Dunedin film-makers are raising funds to make a short documentary about a man wrestling to hold on to the best of himself.
Director J. Ollie Lucks said he would act in the three minute short documentary Wilbur Force with his friend Wilbur McDougall.
The two men met in a Theatre Studies class at the University of Otago in Dunedin more than a decade ago.
Mr McDougall was in the back of the lecture theatre yelling inappropriate remarks, disrupting the class and annoying Mr Lucks, who was in the front row.
Later, the men became friends before Mr McDougall moved to Wellington in 2009 and became a professional wrestler.
He had found his calling, strutting around the ring, insulting the audience.
”They didn’t have a big man on the roster, so I became Wilbur Force – a big, angry monster who used to flatten opponents.”
To be close to his sick father, three years later he returned to Dunedin – a city without a wrestling federation.
Without wrestling, he had lost a creative outlet.
”It was better than any theatre. A play is fun but with wrestling you get to tear a child’s sign in half and scream in their face.”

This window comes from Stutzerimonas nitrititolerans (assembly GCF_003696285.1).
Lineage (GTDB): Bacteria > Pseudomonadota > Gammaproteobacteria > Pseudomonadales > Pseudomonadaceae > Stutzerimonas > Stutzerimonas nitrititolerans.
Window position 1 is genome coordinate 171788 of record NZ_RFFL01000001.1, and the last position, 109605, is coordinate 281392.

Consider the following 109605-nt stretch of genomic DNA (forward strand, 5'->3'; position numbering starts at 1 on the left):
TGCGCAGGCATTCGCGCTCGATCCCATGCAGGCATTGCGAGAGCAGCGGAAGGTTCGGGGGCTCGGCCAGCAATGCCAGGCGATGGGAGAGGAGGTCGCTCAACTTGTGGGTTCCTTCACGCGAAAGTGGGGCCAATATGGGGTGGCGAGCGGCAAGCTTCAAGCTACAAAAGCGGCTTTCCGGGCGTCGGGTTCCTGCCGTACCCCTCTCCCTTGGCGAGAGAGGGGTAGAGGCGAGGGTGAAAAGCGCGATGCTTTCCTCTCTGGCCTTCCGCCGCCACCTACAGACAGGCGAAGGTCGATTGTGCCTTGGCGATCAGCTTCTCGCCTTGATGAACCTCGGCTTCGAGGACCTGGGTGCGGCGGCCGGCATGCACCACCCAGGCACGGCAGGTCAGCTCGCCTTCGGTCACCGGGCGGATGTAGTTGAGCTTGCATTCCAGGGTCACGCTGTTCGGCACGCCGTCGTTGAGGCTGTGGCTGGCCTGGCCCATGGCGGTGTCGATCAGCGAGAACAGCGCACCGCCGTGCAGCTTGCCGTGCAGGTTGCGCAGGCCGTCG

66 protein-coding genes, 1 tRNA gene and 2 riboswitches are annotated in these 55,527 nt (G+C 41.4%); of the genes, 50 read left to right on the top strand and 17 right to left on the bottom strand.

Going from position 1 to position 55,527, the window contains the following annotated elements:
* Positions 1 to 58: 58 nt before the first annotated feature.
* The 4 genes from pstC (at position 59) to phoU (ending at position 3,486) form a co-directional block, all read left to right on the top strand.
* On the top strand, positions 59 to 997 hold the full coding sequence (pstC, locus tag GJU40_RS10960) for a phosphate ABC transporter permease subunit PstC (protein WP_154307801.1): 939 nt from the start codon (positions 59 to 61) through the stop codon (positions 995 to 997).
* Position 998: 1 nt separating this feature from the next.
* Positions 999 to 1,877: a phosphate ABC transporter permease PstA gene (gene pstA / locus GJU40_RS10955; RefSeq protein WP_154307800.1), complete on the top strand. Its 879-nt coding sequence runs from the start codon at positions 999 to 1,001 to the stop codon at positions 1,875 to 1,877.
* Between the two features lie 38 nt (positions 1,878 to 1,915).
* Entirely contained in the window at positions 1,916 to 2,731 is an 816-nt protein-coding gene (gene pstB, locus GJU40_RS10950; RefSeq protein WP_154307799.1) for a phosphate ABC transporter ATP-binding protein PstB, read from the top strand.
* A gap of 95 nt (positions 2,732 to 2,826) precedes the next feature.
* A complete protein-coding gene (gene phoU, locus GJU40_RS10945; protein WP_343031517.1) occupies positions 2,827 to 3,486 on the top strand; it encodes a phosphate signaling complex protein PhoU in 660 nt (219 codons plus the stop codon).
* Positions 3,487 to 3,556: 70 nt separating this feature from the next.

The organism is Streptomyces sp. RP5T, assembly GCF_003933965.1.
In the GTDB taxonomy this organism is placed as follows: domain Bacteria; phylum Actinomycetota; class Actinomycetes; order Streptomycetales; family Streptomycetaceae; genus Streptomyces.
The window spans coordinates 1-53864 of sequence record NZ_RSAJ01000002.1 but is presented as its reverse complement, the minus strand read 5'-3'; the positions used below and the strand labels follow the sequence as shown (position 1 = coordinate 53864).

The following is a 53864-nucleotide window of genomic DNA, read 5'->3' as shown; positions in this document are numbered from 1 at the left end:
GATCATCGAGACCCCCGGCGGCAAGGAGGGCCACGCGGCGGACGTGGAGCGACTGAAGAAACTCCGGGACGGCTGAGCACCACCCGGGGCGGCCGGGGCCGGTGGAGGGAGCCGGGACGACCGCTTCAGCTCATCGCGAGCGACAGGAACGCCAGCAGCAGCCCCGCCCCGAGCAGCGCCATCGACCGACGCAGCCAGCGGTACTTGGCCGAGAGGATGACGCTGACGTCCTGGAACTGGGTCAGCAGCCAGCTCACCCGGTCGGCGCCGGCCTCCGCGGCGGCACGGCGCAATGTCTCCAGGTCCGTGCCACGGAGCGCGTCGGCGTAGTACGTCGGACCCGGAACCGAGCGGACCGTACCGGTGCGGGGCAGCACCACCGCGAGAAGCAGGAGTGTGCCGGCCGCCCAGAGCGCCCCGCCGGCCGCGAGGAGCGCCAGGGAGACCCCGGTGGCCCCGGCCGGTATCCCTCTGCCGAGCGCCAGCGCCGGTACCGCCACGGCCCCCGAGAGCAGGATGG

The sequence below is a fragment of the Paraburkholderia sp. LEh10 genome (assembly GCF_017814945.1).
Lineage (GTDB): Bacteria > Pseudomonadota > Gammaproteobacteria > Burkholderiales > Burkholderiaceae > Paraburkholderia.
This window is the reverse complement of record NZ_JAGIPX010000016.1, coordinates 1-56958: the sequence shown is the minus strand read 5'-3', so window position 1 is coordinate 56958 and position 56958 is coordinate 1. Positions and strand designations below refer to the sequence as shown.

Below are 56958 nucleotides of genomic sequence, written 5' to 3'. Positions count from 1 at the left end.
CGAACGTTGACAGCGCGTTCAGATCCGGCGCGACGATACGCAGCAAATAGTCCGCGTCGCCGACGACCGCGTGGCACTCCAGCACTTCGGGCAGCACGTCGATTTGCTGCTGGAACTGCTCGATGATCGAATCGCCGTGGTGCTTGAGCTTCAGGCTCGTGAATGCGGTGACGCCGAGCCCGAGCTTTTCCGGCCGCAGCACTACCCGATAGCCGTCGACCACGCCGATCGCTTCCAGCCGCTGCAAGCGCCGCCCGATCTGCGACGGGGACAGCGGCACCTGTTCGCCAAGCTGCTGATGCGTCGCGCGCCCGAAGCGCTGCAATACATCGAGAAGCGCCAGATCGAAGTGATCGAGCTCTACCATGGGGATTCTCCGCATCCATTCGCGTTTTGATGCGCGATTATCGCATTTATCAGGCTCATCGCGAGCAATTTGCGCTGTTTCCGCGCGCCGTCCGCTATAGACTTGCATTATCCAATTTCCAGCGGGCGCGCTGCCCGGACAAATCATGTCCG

In the documentary, Mr Lucks plays a wannabe wrestler and Mr McDougall has the mission to teach him his signature finishing move – the big man body slam.
Mr Lucks said the men had been practising wrestling moves and he was training to lift Mr McDougall and slam him.
”I’ve got to months to train. I’ll drink my protein shakes,” he said, laughing.
Mr Lucks said the documentary was a chance to show off Mr McDougall’s talents and remind audiences of the importance to hold on to the best version of themselves.
Producer Veronica Stevenson said the Wilbur Force documentary would be shot in Dunedin and Central Otago and filming would start in May.
The documentary had been selected for Loading Docs 2015, a New Zealand Film Commission and NZ On Air’s Digital Media Fund initiative designed to promote New Zealand filmmaking talent.
This year, 10 documentaries would be made, including Wilbur Force, with the theme ”connect”.
Loading Docs funding would pay for most of the production costs but the crew were attempting to raise the $2000 shortfall by accepting donations at www.boosted.org.nz/projects/wilbur-force.
The crew had 21 days left to raise the funds.